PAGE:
Celsius Network, a crypto lender that went bankrupt in July 2022, will distribute over $3 billion of cryptocurrency and fiat to its creditors as the company emerges from bankruptcy. The plan also includes creating a Bitcoin mining company, Ionic Digital, and existing Celsius creditors will receive a stake in it.
Announced yesterday (Wednesday), the reorganization plan was approved by about 98 percent of Celsius’ account holders and cleared by the bankruptcy court last November.
The company additionally increased the amount of cryptocurrencies distributed among the creditors by $250 million. These proceeds were obtained by converting altcoins to BTC or ETH and through previous settlements.
A separate court filing revealed that PayPal and Coinbase will distribute the cryptocurrencies to the creditors of Celsius. Additionally, Celsius will shut down its operations, including mobile and web applications, by February 28.
Celsius last coin report and this waterfall have a $1.1B discrepancy in liquid crypto available for distributions.
Likewise, Campagna said under oath there was $4.2B in allowed claims, but here it has $4.9B in claims.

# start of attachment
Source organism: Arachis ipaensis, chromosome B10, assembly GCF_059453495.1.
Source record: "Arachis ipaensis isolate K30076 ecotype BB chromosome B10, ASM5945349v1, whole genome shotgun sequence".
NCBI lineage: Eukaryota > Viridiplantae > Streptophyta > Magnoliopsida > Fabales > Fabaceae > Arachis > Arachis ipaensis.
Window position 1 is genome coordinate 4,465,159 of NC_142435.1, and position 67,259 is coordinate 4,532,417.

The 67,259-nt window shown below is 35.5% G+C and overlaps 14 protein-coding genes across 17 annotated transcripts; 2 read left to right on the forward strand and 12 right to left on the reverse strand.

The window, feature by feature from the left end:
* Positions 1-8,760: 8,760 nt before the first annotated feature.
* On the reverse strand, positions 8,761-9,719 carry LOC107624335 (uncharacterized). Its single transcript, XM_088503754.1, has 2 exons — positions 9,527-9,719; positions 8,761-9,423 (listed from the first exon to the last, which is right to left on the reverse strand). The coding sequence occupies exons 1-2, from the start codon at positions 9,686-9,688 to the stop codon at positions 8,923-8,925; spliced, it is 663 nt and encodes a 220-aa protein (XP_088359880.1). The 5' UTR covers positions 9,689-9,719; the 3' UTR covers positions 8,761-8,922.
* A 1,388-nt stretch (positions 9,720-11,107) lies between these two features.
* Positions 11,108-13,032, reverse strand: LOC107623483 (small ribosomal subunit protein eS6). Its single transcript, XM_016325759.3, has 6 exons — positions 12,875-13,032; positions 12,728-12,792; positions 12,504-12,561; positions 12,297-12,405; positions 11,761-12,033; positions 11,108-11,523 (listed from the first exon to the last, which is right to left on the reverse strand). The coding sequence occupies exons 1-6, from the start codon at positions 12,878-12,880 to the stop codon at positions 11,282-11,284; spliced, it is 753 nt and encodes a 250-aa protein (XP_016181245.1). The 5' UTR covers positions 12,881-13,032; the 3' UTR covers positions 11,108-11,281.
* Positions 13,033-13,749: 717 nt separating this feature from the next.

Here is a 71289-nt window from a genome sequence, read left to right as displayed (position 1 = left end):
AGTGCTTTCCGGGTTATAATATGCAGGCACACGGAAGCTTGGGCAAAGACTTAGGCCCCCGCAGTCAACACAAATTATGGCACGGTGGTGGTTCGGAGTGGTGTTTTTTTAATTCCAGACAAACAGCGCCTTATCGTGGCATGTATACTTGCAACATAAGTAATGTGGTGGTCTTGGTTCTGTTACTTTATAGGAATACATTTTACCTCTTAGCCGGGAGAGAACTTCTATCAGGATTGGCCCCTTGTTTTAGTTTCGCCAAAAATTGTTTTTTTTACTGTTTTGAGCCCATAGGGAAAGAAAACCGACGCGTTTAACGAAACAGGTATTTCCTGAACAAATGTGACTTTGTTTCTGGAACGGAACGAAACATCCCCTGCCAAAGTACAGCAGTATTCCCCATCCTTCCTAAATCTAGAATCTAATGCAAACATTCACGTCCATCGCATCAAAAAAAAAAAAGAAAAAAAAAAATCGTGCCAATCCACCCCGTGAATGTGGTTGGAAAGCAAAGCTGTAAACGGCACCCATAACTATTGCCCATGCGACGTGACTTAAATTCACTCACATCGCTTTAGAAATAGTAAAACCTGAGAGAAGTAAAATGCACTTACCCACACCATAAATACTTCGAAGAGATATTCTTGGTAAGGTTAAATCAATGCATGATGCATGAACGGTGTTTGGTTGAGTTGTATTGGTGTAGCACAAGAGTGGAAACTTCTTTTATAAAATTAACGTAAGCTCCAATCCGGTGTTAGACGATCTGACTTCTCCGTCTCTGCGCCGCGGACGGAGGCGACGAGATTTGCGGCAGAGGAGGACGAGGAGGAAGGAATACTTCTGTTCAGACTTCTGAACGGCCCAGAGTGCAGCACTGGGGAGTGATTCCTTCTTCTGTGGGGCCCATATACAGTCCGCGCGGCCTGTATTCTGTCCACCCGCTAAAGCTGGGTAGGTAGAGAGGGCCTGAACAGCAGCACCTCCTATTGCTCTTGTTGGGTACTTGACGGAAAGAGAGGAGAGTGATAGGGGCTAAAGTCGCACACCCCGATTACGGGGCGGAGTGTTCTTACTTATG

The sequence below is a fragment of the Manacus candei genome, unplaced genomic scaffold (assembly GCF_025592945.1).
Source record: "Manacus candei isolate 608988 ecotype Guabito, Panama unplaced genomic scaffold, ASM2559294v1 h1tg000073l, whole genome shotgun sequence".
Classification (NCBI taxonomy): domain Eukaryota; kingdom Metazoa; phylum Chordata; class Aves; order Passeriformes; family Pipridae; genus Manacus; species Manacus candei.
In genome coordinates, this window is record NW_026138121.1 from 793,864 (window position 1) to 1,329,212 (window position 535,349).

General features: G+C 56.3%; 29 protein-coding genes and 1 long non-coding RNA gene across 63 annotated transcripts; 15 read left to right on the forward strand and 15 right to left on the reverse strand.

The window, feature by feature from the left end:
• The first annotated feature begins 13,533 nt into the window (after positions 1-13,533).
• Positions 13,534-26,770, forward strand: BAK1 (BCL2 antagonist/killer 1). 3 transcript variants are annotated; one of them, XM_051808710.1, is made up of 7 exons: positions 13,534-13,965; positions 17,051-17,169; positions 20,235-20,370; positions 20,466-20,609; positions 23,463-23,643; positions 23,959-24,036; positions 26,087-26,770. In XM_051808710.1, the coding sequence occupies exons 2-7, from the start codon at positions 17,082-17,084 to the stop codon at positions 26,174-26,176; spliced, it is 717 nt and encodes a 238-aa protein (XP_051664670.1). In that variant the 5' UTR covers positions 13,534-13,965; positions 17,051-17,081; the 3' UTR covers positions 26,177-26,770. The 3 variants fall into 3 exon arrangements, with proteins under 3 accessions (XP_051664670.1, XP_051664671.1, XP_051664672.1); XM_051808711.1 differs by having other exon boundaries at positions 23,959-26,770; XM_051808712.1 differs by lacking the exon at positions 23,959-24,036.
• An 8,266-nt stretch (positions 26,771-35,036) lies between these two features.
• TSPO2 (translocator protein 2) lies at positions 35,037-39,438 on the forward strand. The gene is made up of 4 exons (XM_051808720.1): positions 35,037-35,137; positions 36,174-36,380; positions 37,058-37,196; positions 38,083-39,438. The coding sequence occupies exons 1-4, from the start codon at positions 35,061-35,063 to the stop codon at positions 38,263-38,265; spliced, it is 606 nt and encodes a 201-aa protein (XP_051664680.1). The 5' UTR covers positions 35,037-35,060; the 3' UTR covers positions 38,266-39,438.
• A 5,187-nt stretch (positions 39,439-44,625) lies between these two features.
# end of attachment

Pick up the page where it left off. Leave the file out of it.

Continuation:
So where did the $700m in extra claims come from? And where… pic.twitter.com/xXdbIPkW8v
— Tony V (@elveton101) February 1, 2024
A New Mining Company
Further, the new mining company, operated by Hut 8 with a four-year management agreement, will deliver recoveries to creditors, who will own equity as common stocks. Hut 8’s Chief Commercial Officer, Matt Prusak, has been named as the CEO of Ionic Digital.
“When we were appointed in June 2022, everyone assumed Celsius would disappear completely like the other crypto lenders that were filing bankruptcy around the same time,” David Barse and Alan Carr, members of the Special Committee of the Board of Celsius, said. “We, however, believed that Celsius could navigate complicated legal, regulatory, and business issues.”
The two further highlighted that Celsius negotiated and settled not only with the creditors but also with US enforcement agencies, including the Department of Justice, the Securities and Exchange Commission, and the Commodity Futures Trading Commission.
Indeed, earlier, the company faced fraud charges and settled with the US agencies, paying $4.7 billion during the bankruptcy process. Its former CEO, Alex…